Tourism group hears how to reach ‘Millennials’

Sue Guinn Legg • Jun 28, 2012 at 7:24 AM

The Northeast Tennessee Tourism Association elected a new board of directors and a new panel of board officers at its annual meeting Wednesday at the Jonesborough Visitors Center.

Carolyn Pierson Cook with Absolute Communications was elected NETTA board chairwoman for 2012-13. Steve Lewis with DoubleTree by Hilton will serve as board’s chairman-elect and Buddy Sheerer of Lamar Tri-Cities will serve as treasurer.

In a review of the association’s accomplishments during the 2011-12 fiscal year that ends July 31, the association’s 2011-12 Board Chairman Israel O’Quinn cited key initiatives including the annual NETTA legislative breakfast in February, the association’s recent Pinnacle Awards and its work with The Tombras Group of Knoxville on a marketing plan with greater focus on brand ownership, social media exposure and increasing revenues.

O’Quinn also cited the association’s work with the state Department of Tourism in promotion of Northeast Tennessee’s Sunnyside Trail, a motorist guide to more than 400 attractions and places of interest off the beaten path between Gatlinburg and Bristol.

In a keynote address to NETTA members, David Jacobs, The Tombras Group’s senior vice president and director of strategy and innovation, shared his company’s research and best advice on how to reach a new generation of technology-oriented visitors known alternately as “Generation Y” or “The Millennials.”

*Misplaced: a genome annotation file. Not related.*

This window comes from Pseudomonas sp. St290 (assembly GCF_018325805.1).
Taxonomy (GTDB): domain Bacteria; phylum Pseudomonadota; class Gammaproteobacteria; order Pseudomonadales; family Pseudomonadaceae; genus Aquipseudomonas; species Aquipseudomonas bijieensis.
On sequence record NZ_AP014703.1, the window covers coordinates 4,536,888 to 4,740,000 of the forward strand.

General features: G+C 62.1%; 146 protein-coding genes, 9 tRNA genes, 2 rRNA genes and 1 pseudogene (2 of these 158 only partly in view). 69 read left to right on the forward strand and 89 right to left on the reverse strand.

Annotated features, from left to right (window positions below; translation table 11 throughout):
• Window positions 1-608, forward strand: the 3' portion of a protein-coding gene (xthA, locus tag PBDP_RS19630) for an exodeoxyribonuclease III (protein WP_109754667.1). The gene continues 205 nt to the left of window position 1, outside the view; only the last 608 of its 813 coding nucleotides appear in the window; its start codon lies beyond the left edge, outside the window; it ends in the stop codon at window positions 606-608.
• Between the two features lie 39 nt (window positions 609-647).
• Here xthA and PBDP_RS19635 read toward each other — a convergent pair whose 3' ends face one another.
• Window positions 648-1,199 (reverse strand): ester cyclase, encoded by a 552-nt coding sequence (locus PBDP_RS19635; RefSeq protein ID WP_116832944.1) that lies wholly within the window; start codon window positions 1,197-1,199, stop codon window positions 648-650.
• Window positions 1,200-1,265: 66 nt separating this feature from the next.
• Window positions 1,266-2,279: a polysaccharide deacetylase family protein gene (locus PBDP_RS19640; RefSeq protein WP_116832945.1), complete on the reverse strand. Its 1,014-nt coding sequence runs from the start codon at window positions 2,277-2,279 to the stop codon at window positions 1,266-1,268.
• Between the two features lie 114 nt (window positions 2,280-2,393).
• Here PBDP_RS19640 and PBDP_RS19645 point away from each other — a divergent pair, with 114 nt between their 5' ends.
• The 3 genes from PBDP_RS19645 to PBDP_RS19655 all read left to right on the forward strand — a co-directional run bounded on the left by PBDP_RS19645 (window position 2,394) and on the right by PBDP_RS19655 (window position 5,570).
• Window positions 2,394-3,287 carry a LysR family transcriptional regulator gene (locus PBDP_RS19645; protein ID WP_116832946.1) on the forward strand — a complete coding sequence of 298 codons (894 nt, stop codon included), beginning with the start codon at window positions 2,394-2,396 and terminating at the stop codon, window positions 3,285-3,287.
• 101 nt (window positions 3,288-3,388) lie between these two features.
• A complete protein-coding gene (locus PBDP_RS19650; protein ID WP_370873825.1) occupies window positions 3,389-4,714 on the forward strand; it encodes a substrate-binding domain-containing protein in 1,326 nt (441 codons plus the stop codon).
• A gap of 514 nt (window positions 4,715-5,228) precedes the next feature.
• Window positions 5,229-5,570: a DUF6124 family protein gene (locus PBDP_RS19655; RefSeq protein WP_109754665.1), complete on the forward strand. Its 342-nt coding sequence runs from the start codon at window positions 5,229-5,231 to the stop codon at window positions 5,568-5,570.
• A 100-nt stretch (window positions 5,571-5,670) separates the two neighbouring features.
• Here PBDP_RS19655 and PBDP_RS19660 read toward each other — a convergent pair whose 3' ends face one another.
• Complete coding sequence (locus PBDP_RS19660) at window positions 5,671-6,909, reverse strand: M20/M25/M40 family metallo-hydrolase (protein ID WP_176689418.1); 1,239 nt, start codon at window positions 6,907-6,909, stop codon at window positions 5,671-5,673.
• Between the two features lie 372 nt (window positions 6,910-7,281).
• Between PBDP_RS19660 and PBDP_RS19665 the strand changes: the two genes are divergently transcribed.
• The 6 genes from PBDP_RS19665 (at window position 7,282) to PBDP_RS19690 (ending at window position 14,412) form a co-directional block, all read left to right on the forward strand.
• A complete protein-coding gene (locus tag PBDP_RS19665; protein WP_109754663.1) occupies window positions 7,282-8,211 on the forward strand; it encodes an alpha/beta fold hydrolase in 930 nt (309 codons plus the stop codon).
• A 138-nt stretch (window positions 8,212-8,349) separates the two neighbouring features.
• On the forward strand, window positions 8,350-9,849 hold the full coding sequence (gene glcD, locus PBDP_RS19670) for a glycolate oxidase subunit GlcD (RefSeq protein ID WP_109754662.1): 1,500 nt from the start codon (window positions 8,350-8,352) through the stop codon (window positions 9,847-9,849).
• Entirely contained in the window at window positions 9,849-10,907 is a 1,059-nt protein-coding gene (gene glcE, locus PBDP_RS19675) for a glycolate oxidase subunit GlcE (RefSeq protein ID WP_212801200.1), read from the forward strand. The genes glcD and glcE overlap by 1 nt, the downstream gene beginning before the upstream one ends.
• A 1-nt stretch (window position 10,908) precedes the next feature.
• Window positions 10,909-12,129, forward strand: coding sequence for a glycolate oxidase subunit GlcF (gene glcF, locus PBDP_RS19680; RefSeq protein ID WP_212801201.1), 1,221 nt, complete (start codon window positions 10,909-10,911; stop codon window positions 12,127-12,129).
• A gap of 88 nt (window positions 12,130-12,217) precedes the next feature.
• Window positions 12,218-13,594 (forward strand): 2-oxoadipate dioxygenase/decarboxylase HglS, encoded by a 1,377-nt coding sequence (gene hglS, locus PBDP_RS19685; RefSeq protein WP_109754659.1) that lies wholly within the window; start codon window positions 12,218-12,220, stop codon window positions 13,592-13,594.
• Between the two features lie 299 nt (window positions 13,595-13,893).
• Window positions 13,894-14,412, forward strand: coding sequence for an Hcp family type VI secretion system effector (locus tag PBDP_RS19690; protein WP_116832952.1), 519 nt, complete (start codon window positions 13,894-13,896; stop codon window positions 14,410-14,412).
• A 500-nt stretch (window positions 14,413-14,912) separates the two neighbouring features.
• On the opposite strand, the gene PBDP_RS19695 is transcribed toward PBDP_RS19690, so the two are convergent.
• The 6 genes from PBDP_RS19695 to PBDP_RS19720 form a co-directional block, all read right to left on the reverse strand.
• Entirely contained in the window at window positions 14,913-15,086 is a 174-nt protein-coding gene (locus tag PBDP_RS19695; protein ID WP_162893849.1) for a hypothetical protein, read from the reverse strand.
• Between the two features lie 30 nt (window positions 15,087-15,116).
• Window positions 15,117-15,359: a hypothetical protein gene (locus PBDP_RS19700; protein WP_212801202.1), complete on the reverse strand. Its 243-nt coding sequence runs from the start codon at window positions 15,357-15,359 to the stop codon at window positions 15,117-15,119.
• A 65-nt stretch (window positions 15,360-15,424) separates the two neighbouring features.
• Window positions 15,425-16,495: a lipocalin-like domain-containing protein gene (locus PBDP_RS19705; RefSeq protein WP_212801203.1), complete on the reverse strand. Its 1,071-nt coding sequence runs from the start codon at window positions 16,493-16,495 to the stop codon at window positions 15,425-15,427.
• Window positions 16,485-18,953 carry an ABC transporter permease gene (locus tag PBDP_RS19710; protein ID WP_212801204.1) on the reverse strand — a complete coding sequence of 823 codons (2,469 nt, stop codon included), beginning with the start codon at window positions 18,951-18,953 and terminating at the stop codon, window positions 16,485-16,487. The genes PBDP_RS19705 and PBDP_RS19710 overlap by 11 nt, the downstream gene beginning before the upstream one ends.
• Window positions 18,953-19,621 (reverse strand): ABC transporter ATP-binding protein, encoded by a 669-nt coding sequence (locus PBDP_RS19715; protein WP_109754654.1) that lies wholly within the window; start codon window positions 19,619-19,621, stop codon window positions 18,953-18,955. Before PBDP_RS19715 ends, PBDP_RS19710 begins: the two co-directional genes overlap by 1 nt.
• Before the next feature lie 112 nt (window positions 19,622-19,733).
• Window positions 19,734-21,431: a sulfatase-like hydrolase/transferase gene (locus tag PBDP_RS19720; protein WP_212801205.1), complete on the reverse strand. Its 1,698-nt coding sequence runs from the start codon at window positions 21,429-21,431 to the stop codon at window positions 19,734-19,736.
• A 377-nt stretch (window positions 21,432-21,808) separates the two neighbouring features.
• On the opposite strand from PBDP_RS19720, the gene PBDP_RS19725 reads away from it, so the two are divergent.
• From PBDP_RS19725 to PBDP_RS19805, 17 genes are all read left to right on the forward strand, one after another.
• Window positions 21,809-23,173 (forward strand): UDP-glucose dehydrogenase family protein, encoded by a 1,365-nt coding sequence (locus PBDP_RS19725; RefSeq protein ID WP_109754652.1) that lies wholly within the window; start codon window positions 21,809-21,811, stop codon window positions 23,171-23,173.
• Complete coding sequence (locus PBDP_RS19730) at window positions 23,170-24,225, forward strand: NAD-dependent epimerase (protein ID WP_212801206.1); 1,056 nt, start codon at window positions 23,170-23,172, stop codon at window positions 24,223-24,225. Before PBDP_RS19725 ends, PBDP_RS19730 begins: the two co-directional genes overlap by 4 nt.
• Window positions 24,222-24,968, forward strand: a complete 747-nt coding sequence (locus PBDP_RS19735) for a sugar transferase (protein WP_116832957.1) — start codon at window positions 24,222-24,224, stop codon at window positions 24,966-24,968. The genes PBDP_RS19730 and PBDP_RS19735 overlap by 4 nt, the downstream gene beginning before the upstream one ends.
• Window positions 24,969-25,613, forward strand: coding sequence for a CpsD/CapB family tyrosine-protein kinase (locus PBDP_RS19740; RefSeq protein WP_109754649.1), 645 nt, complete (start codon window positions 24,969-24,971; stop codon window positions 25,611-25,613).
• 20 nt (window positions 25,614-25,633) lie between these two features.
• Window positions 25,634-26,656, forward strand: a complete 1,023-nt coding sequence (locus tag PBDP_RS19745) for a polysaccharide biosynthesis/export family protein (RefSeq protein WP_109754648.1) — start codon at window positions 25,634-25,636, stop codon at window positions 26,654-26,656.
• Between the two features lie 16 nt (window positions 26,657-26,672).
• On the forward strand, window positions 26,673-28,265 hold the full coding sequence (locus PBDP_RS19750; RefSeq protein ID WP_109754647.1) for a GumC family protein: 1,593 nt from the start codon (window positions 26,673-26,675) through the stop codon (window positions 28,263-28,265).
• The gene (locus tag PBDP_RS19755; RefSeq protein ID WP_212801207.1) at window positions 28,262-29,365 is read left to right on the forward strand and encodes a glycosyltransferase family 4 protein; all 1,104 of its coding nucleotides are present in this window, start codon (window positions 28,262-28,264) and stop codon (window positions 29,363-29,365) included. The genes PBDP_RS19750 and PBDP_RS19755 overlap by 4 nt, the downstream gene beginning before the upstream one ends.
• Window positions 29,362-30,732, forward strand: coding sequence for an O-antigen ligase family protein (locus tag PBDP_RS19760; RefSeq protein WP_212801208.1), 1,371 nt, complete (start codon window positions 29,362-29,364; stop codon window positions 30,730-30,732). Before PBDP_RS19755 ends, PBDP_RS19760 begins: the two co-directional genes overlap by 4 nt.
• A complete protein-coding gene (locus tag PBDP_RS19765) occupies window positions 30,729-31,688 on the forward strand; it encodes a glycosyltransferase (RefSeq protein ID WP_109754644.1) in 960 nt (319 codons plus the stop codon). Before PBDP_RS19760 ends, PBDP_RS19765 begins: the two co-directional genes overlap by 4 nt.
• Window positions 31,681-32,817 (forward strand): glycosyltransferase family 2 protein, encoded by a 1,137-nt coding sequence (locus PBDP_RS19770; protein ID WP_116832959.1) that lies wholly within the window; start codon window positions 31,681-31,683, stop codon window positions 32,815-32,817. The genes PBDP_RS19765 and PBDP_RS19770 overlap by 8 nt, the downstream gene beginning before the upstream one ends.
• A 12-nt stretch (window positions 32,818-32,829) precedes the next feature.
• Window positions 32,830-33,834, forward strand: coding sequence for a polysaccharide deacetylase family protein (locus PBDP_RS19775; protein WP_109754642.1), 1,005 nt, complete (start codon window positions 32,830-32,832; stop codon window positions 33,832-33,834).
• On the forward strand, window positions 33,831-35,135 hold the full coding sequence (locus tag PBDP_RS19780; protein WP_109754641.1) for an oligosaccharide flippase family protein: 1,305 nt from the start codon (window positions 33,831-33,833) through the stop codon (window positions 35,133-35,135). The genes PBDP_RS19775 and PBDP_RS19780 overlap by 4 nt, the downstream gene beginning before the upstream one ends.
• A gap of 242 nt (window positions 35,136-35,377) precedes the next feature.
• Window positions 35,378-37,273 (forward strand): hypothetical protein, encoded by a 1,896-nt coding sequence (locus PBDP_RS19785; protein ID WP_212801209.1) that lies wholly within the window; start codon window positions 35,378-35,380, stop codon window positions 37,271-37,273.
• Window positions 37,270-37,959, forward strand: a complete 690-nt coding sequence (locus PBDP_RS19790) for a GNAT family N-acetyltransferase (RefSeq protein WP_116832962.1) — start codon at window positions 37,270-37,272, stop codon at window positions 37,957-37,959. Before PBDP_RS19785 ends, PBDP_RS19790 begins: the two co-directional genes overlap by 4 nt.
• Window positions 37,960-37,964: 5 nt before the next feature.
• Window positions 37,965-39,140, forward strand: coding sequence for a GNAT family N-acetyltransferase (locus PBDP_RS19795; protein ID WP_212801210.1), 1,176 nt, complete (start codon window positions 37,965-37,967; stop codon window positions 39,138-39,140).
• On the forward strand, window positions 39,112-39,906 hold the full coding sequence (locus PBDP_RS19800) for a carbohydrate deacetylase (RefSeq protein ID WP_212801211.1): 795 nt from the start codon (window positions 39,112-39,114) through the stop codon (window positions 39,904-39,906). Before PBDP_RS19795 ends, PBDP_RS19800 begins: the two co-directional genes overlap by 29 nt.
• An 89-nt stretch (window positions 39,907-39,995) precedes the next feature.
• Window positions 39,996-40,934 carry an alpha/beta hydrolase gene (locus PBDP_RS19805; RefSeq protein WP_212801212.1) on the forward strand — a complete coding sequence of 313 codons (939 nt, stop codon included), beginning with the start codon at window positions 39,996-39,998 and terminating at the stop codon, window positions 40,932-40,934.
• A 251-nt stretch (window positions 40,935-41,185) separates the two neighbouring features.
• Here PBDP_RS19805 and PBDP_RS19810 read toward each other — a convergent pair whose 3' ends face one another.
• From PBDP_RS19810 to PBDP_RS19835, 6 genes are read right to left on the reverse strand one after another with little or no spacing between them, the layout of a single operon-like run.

In the generational shift to “instant, nonverbal communication” via mobile phone texting and “immediate sharing of the moment” through social media, Jacobs said Facebook is the current king and Twitter use has doubled in the past year. “Each social network comes with its own ecosystem, so think about the content each network group likes,” he said.

“You’re entering their world when you show up on Facebook.” And “like a mom or dad at a teen party,” the most effective method of connecting is to “hang back and choose your conversations wisely.”

In the “collision of culture and commerce,” Jacobs said, young social media users “understand that commerce pays for culture but they don’t like marketing. They like apps’ (digital applications ), engagement and interaction that comes with rewards. “You have to give them something, discounts, coupons, special alerts or new information.”

“They don’t mind coming in to interact in focus groups. Talk to them. Spend time with them. Pay attention to their world. Listen to their music and watch their shows.”

In her first address to NETTA members as board chairwoman, Cook gave a nod to Tombras’ survey results saying that in the year ahead “we want to be social, to share secrets and to have some fun.”

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